No one can prove who is behind the attaches. But most bets are on the so-called Front for the Advancement and Progress of Haiti, known locally by its acronym FRAPH. It is probably no coincidence that the word is pronounced French-style, without the H, and the group is therefore known as Le Frap. In Creole French, that could mean 'The Blow' or 'The Strike'.
Greene would have had little patience for the conduct of the big US TV networks here, whose presence on the streets has encouraged orchestrated anti-Aristide demonstrations. But the late novelist would have enjoyed last week's press conference by Le Frap. The group that has alternately threatened the press, indeed all 'whites' here, then assured them of their security, packed the press corps into a small room in the capital's Holiday Inn hotel. Then they ensured the press were surrounded by a few dozen Haitians, most heavily-built, wearing sunglasses and straw hats or baseball caps, who, on cue, shouted and chanted as though in a voodoo trance. 'Burn Aristide. We don't want him back. We are ready to die. Liberty or death,' they shouted, punching their fists menacingly. It was not a pretty sight, or smell, as the tiled floor became slippery with the sweat of newsmen and demonstrators.
Pro-military supporters yesterday held a voodoo ceremony near the US embassy in which about 50 protesters and a robed voodoo priest staged a ritual for television cameras, using traditional grains of corn and hot peppers. Fear of retaliation by the attaches has prevented other Haitians from carrying out their own voodoo rites at night. An unofficial curfew, one of pure fear, keeps most people off the streets after 9 pm.
The crisis has led to a suspension of public services, making the always-unbearable stench of Port-au-Prince worse than ever. Passing the slum areas, where mountains of rubbish are rising and people excrete openly, you can literally taste the smell. You learn to keep your mouth tight shut for as long as possible.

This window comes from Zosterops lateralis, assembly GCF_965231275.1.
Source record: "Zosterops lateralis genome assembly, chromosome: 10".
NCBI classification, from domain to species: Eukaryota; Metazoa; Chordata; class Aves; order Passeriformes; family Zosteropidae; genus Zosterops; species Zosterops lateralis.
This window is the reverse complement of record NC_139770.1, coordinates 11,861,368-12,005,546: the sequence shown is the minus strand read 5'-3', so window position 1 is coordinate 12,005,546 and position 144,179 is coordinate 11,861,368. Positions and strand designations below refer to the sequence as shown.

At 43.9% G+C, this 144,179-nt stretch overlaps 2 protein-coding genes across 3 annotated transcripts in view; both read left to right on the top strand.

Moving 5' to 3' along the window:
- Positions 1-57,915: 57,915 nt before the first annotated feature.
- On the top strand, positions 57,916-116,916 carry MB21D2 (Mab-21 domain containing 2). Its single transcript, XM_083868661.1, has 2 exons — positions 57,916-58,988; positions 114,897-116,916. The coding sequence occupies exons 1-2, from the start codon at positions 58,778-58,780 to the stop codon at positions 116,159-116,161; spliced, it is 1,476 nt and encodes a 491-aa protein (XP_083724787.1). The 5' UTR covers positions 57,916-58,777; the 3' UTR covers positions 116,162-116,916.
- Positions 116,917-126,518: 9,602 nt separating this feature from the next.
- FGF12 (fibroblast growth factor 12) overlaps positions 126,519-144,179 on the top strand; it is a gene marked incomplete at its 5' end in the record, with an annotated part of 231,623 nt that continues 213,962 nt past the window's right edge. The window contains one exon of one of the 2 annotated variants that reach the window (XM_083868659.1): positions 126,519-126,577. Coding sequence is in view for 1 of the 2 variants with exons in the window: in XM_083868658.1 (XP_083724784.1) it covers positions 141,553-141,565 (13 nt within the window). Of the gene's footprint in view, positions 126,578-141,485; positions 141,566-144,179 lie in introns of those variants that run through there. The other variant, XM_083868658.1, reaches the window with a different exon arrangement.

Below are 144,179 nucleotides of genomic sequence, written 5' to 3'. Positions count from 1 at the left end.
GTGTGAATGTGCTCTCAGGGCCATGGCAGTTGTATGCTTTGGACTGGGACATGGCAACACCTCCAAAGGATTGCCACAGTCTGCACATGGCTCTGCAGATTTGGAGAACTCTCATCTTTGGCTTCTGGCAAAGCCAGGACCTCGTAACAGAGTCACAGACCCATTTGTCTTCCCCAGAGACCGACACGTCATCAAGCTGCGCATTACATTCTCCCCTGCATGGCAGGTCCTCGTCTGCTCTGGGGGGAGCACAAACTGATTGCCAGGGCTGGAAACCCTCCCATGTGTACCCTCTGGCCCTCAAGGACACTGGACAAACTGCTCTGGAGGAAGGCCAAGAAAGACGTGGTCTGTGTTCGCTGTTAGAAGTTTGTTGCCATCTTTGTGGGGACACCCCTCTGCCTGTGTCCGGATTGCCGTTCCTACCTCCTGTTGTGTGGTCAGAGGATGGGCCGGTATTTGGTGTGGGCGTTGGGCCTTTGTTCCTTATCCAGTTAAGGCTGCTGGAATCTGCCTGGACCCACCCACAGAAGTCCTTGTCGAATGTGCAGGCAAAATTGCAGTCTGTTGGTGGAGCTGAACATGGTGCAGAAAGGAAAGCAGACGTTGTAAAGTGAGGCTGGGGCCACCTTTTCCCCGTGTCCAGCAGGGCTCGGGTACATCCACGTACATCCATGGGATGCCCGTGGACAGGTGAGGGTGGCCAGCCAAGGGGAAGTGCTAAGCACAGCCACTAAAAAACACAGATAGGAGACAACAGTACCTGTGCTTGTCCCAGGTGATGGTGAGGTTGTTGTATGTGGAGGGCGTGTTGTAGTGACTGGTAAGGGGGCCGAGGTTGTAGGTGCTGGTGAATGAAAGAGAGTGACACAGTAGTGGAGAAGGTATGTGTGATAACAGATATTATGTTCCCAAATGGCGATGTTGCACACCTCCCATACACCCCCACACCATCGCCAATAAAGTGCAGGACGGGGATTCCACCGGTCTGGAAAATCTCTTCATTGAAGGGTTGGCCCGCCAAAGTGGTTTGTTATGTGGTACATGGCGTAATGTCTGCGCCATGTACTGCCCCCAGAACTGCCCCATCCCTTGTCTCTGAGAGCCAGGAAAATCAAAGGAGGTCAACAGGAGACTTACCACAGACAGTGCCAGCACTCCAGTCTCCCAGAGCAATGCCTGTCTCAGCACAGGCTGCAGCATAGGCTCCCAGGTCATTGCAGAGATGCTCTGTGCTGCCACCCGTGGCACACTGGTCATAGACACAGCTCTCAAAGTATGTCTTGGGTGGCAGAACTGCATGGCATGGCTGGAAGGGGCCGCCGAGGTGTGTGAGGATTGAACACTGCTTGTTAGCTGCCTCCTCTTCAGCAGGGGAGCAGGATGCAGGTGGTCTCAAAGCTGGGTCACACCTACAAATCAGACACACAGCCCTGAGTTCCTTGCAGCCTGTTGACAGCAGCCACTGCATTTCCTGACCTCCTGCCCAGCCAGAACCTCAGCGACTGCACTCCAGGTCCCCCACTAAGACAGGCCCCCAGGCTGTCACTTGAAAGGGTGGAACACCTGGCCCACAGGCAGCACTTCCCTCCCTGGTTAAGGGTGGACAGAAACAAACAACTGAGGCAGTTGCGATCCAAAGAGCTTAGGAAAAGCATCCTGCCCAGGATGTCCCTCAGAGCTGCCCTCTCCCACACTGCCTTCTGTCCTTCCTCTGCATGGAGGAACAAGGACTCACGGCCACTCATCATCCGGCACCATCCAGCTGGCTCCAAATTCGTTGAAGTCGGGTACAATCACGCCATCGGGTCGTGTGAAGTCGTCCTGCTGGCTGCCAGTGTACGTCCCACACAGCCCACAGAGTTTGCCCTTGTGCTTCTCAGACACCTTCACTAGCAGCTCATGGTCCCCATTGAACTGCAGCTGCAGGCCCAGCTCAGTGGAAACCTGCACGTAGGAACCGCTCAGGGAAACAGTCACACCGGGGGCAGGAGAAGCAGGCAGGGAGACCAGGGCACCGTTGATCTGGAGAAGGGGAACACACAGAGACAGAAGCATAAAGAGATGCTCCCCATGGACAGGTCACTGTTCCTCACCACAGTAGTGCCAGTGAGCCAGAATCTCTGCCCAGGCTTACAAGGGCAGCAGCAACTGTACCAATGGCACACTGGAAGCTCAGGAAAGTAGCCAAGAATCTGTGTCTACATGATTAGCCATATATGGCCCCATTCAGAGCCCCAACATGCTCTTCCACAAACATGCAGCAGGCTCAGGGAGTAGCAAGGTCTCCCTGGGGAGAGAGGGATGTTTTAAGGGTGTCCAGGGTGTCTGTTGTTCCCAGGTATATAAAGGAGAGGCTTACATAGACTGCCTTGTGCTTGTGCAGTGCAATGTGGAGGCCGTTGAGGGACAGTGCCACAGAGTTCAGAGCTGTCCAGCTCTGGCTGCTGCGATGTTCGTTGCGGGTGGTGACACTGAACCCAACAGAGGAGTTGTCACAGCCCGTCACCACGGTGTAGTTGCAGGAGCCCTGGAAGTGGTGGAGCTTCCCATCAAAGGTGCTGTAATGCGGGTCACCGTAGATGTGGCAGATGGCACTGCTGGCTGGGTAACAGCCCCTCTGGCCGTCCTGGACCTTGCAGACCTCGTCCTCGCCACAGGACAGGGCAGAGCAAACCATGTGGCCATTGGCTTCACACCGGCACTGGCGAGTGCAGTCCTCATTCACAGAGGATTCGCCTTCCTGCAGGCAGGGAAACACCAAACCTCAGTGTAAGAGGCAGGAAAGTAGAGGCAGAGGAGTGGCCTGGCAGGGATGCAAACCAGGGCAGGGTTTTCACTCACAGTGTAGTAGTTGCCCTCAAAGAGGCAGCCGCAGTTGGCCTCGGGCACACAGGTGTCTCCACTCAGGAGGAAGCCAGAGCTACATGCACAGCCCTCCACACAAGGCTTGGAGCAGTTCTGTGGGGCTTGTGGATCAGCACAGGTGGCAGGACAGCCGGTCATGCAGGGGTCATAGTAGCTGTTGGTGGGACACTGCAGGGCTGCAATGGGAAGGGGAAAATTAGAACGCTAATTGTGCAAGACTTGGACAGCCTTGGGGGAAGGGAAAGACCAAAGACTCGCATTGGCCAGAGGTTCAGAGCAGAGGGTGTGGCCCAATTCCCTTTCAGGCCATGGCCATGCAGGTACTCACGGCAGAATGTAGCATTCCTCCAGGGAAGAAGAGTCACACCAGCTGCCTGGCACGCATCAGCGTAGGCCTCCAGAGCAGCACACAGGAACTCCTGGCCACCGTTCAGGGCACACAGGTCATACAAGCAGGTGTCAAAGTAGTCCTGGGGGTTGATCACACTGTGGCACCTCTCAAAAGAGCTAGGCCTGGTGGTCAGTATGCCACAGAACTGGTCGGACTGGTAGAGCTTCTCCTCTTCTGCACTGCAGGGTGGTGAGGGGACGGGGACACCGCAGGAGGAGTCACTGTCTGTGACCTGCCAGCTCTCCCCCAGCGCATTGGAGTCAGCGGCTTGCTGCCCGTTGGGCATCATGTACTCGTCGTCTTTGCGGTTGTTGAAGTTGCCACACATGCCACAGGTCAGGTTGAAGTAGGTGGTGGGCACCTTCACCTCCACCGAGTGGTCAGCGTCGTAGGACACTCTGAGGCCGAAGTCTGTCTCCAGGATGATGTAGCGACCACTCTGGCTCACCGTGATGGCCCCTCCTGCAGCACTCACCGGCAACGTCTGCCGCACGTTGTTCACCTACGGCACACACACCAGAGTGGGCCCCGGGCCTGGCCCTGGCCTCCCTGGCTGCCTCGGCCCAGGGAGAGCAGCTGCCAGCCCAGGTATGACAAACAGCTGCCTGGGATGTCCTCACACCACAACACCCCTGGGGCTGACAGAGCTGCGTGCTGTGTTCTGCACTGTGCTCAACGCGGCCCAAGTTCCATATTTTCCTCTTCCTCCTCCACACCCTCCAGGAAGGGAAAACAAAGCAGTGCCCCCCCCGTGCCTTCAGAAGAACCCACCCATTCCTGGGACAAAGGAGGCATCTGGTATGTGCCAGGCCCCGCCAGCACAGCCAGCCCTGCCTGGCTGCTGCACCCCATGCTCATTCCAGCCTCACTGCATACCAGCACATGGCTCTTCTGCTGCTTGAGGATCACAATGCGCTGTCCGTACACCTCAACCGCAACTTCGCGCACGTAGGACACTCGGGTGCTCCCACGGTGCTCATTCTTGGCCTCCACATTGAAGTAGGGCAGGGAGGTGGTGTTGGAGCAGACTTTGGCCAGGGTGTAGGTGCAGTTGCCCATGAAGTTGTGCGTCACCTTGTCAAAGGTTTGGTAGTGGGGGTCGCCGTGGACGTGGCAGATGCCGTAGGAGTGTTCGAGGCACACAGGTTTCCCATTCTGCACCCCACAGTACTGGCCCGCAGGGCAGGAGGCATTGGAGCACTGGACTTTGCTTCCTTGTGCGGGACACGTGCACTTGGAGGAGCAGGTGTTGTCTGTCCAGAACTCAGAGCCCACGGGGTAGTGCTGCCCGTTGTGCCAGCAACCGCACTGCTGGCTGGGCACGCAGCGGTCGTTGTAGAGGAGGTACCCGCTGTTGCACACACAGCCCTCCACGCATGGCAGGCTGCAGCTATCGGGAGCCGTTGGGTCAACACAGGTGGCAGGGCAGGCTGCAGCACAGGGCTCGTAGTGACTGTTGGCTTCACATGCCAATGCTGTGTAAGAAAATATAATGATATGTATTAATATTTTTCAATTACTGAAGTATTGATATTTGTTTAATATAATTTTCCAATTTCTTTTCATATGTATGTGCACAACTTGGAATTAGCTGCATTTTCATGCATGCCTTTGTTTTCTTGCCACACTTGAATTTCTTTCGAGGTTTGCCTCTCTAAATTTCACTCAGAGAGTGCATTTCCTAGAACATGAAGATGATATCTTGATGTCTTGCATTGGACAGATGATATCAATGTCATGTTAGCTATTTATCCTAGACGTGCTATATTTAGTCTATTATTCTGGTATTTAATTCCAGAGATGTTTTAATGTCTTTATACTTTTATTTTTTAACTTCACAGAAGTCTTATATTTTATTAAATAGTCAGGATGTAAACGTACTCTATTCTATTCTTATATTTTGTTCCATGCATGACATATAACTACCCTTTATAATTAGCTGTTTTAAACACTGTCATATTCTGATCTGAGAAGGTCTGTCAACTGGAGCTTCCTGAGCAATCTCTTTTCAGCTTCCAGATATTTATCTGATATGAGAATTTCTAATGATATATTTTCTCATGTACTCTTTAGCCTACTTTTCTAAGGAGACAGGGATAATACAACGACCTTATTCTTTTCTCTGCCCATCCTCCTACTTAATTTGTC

Tension has risen further since Texaco joined Shell and Esso in closing its pumps in line with the international oil embargo. Motorists angrily queued for hours for petrol at the handful of stations kept open by the presence of soldiers. A US embassy spokesman, Stanley Schrager, said Washington would view 'extremely seriously' any attempt by the Haitian army to provide petrol by seizing foreign-owned depots.
Meanwhile, a few miles uphill from the capital, on the road to the wealthy suburb of Petionville, US and other TV news networks have virtually taken over luxury hotels, making a considerable contribution to Haiti's private sector by spending tens of thousands of dollars per network per day.
Going from the slums to the bar at the Montana Hotel, where the small remaining team of UN diplomats is staying, is a culture shock in itself. Here, a hippyish woman film documentary maker filming a newly-arrived journalist asking a colleague for a briefing. There, the lady Venezuelan ambassador taking souvenir snapshots of UN special envoy Dante Caputo. With a beer in one hand and a cigarette in the other, Mr Caputo spots the camera, looks up at journalists at the bar with a wry smile and quickly sets down both beer and cigarette on the counter before the flash goes off.